In ["The Death of the Author"], Barthes criticizes the method of reading and criticism that relies on aspects of the author's identity — his or her political views, historical context, religion, ethnicity, psychology, or other biographical or personal attributes — to distill meaning from the author's work. In this type of criticism, the experiences and biases of the author serve as a definitive "explanation" of the text. For Barthes, this method of reading may be apparently tidy and convenient but is actually sloppy and flawed:
"To give a text an Author" and assign a single, corresponding interpretation to it "is to impose a limit on that text."
In [his essay "The Author Function"], Foucault posits that the legal system was central in the rise of the author, as an author was needed (in order to be punished) for making transgressive statements. This is made evident through the rise of the printing press during the time of the Reformation, when religious texts that circulated challenged the authority of the Catholic Church.
The author function does not affect all texts in the same way. For example, the author of a science text books is not clear or definable as the author of a well known novel. It is not a spontaneous creation or entity, but a carefully constructed social position.
Critics interested in pursuing such matters will be pleased to learn that Tally-Ho, Cornelius! is a good point of departure for an inquiry into the nature of authoriety, the deconstruction of the "author function," and the nature and genealogy of transgressive statements. Indeed, these issues form deliberate themes (and meta-themes) in the novel. Jerry Cornelius, which Mr. Moorcock created as a sort of "share ware" trademark everyman (see the wiki article on JC, here) has been utilized by many authors over the years. This shared control over the character is part of his meaning, which plays upon a range of Continental ontological theories ranging from Rousseau to Foucault, meanwhile bringing to bear an incredulous (some might say "flip") British skepticism that, when it's all mixed together, produces fascinating literary/philosophical effects, as well as some unusual comedy.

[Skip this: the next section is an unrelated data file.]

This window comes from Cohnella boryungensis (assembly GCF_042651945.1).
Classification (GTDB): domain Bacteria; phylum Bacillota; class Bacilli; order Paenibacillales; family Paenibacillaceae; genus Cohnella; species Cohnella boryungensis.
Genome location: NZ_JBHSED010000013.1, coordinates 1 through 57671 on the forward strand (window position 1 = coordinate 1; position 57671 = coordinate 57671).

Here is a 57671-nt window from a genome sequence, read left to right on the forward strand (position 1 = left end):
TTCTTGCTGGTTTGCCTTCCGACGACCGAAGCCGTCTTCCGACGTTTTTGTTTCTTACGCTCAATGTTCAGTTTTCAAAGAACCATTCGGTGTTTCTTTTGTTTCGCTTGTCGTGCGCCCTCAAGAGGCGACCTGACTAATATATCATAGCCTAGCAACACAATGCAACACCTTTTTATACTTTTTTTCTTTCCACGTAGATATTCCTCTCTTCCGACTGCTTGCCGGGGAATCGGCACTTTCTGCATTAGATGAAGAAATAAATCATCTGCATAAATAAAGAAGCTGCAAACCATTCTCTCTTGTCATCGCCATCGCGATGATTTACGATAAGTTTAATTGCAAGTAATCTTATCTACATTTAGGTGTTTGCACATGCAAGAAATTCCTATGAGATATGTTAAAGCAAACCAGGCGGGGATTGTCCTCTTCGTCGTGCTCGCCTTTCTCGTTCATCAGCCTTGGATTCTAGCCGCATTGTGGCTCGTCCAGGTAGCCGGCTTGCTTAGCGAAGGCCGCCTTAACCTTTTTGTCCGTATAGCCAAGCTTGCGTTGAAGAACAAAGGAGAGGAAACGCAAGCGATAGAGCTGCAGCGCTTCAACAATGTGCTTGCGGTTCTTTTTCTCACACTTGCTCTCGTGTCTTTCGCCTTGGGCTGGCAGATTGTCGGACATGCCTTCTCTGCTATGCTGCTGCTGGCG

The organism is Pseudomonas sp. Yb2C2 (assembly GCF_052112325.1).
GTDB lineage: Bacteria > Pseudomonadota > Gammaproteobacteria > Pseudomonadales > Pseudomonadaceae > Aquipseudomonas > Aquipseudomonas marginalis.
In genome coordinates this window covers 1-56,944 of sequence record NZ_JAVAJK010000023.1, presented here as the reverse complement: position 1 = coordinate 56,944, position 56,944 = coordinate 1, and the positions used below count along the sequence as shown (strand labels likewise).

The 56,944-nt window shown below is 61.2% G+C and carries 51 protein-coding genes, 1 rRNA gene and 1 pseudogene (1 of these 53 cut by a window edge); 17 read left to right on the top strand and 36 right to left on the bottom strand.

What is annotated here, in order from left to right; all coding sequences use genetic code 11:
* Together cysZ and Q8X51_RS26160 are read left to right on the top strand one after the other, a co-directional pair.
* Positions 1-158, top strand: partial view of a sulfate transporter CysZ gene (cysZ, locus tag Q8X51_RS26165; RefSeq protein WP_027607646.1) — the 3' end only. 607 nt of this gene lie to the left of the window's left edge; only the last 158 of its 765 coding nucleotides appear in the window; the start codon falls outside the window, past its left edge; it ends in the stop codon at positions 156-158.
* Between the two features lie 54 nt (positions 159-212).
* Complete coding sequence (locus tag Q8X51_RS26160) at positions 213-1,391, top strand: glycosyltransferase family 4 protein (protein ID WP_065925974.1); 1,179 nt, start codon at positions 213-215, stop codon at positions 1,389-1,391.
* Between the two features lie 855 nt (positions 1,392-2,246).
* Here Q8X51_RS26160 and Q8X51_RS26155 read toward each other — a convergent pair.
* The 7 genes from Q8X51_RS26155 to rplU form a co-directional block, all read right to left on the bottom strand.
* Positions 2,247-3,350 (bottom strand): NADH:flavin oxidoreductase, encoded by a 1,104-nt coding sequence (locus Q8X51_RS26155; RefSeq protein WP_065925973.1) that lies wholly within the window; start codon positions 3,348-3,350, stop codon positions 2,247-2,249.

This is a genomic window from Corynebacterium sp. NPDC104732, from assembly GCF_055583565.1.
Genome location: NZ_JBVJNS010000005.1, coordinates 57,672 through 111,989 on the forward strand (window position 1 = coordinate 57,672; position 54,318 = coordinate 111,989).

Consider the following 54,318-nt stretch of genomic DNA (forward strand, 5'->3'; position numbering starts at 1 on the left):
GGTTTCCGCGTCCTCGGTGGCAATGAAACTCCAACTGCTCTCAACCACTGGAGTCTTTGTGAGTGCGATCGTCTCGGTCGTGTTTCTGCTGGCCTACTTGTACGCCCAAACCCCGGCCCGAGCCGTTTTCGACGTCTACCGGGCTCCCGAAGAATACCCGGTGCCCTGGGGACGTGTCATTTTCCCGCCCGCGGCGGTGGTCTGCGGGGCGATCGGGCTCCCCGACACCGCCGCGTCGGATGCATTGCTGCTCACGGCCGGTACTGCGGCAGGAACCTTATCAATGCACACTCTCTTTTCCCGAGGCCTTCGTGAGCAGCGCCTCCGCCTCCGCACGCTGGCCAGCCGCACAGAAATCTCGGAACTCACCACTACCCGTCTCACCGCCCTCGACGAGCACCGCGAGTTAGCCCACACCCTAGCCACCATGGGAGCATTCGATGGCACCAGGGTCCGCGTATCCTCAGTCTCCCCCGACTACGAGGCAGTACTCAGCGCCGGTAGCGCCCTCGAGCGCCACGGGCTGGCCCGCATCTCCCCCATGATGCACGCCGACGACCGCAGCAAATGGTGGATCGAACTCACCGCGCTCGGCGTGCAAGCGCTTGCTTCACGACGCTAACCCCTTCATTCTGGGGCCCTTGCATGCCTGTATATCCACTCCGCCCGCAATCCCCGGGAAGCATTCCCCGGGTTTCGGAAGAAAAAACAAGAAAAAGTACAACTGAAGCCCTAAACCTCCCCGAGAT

What I found rather curious as I composed the novel is that the humor reminded me a lot of the aesthetic I find in Hawthorne and Milton, and I think often the reader can tell (perhaps it seems more obvious to me) that the writer--that is "I"--was evidently deeply impressed when he--"I"--read Paradise Lost and The Scarlet Letter. Significant to me as a reader is how Tally-Ho, Cornelius! brought me into a greater appreciation for Milton's and Hawthorne's humor. Moreover, I think Hawthorne and Milton are more hilarious fellows than most critics are willing to admit. Along these lines, I think this is true also of Gurdjieff--who is a capital joker, though you wouldn't necessarily get this from reading the people who write about Gurdjief, whoever they are.